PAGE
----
The employer’s compensation deduction is governed by IRC §§ 83(h) and 404(a)(5).  In general, the amounts are deductible by the employer when the amount is includible in the employee’s income. Interest or earnings credited to amounts deferred under nonqualified deferred compensation plans do not qualify as interest deductible under IRC § 163. Instead, it represents additional deferred compensation deductible under IRC § 404(a)(5).

III. When are deferred amounts taken into account for employment tax purposes?

Note: The timing of when there is a payment of wages for FICA and FUTA tax purposes is not affected by whether an arrangement is funded or unfunded. However, whether an amount is funded is relevant in determining when amounts are includible in income and subject to income tax withholding.


NQDC amounts are taken into account for FICA tax purposes at the later of when the services are performed or when there is no substantial risk of forfeiture with respect to the employee’s right to receive the deferred amounts in a later calendar year. Thus, amounts are subject to FICA taxes at the time of deferral, unless the employee is required to perform substantial future services in order for the employee to have a legal right to the future payment. If the employee is required to perform future services in order to have a vested right to the future payment, the deferred amount (plus earnings up to the date of vesting) is subject to FICA taxes when all the required services have been performed. FICA taxes apply up to the annual wage base for Social Security taxes and without limitations for Medicare taxes.


NQDC amounts are taken into account for FUTA purposes at the later of when services are performed or when there is no substantial risk of forfeiture with respect to the employee’s right to receive the deferred amounts up to the FUTA wage base.

c. Income Tax Withholding

Employers are required to withhold income taxes from NQDC amounts at the time the amounts are actually or constructively received by the employee.

d. Interest Credited to Amounts Deferred

In general, the non-duplication rule in Treas. Reg. § 31.3121(v)(2)-1(a)(2)(iii) operates to exclude from wages interest or earnings credited to amounts deferred under a NQDC plan. However, Treas. Reg. § 31.3121(v)(2)-1(d)(2) limits the scope of the non-duplication rule to an amount that reflects a reasonable rate of return.

In the context of an account balance plan, a reasonable rate of return is a rate that does not exceed either the rate of return on a predetermined actual investment or a reasonable rate of interest. Examples of a reasonable rate of interest are Moody’s Average Corporate Bond Yield and the rate of total return on the employer’s publicly traded common stock.  Fixed rates are permitted as long as the rate is reset no later than the end of the fifth calendar year that begins after the beginning of the period for the amount deferred. For further information on reasonable rates of return please see examples in Treas. Reg. § 31.3121(v)(2)-1(d). In the context of a plan that is not an account balance plan, the non-duplication rule only applies to an amount determined using reasonable actuarial assumptions.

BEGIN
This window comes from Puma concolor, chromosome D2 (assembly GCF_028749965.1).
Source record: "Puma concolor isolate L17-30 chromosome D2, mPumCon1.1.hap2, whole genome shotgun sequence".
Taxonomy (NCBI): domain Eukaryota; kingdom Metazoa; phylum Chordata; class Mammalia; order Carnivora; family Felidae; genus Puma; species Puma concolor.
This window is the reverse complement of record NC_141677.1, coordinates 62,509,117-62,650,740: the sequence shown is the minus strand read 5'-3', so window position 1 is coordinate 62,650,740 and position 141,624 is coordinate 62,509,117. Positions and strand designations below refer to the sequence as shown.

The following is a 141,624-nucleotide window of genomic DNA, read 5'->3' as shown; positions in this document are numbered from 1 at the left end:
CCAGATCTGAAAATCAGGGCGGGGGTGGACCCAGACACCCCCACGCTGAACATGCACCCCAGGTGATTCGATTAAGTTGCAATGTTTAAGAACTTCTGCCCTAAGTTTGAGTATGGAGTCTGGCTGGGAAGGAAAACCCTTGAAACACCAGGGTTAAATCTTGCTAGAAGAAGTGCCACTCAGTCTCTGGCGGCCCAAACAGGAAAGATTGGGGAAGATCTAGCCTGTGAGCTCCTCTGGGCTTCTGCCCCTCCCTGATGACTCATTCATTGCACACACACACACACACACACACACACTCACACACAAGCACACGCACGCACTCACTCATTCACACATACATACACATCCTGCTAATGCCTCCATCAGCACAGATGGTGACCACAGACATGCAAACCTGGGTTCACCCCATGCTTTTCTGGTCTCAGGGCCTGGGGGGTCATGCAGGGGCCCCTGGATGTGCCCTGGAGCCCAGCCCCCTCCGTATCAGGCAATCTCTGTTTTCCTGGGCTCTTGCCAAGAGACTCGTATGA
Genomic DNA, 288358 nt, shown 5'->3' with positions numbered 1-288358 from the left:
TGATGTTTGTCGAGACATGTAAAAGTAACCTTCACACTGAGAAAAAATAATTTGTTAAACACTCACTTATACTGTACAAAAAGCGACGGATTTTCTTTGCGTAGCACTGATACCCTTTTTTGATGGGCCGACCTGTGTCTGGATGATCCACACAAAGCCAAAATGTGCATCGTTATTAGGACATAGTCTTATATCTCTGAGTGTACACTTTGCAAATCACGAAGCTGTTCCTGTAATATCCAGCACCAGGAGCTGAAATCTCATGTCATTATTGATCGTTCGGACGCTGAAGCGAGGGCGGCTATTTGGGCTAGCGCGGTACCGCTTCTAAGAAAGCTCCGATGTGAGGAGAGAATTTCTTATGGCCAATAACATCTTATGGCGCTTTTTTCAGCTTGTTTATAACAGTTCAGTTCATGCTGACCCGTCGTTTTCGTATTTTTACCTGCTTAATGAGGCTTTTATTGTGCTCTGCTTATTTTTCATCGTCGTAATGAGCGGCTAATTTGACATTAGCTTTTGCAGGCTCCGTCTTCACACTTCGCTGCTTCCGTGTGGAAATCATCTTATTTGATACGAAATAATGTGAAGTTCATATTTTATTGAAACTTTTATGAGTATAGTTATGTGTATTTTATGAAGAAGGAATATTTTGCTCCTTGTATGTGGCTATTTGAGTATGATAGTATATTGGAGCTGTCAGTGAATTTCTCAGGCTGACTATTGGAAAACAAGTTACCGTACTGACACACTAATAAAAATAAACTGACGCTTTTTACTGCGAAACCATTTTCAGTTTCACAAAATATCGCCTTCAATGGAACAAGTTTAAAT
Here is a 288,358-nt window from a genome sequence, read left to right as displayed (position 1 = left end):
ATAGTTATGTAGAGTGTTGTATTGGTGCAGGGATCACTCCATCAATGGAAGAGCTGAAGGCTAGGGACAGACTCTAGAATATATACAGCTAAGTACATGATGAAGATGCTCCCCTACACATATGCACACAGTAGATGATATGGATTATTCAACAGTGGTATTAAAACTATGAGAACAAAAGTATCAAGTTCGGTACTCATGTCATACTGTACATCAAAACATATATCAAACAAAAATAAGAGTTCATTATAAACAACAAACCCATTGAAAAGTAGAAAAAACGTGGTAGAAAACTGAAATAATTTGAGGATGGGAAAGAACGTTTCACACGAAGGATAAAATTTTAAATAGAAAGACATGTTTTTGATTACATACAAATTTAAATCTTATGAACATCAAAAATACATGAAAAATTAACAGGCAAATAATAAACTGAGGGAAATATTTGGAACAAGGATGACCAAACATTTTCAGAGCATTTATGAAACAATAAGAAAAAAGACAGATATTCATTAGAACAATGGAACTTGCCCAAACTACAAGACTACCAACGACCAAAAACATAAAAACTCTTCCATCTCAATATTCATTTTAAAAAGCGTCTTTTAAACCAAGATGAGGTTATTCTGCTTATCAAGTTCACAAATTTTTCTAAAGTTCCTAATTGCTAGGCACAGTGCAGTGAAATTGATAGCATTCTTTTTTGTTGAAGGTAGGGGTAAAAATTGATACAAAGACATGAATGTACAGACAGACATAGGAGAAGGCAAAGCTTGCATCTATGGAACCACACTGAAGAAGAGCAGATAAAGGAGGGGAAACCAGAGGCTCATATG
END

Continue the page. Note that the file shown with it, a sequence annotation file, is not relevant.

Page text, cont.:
An account balance plan segregates each employee’s deferred compensation account balance on the company’s books.  An accounting record (an account) is kept for each participant.  The amount an employee elects to defer is credited to his account, as are the related earnings.  The employee’s future payments under the plan are based on the amounts credited to his account as deferred compensation and the income credited to the employee’s account.  See Treas. Reg. § 31.3121(v)(2)-1(c)(1)(ii).  This is generally a bookkeeping entry only.

Amounts are taken into account for an account balance plan at the later of when the services are completed, or when there is no substantial risk of forfeiture.  See Treas. Reg. § 31.3121(v)(2)-1(e)(1).

A non-account balance plan will not have “hypothetical” bookkeeping accounts that record the employee’s deferrals and employee “contributions” and investment earnings. The amount deferred for a period is not necessarily an amount the worker has elected not to receive.  Rather, the amount deferred, and thus required to be taken into account, is the present value of the payments the plan participant has a right to receive in the future.  See Treas. Reg. 31.3121(v)(2)-1(c)(2)(i).  Conceptually, the plan is similar to a defined benefit plan.  Thus, if a NQDC plan credits the deferral with excessive interest, or pays benefits based on unreasonable actuarial assumptions, additional amounts are taken into account when the excessive or unreasonable amounts are credited to the participant’s account. If the employer does not take the excess amount into account, then the excess amount plus earnings on that amount are FICA taxable upon payment.

Tom Kerester – TaxConnections Ambassador In Washington D.C.  Reports On IRS Releases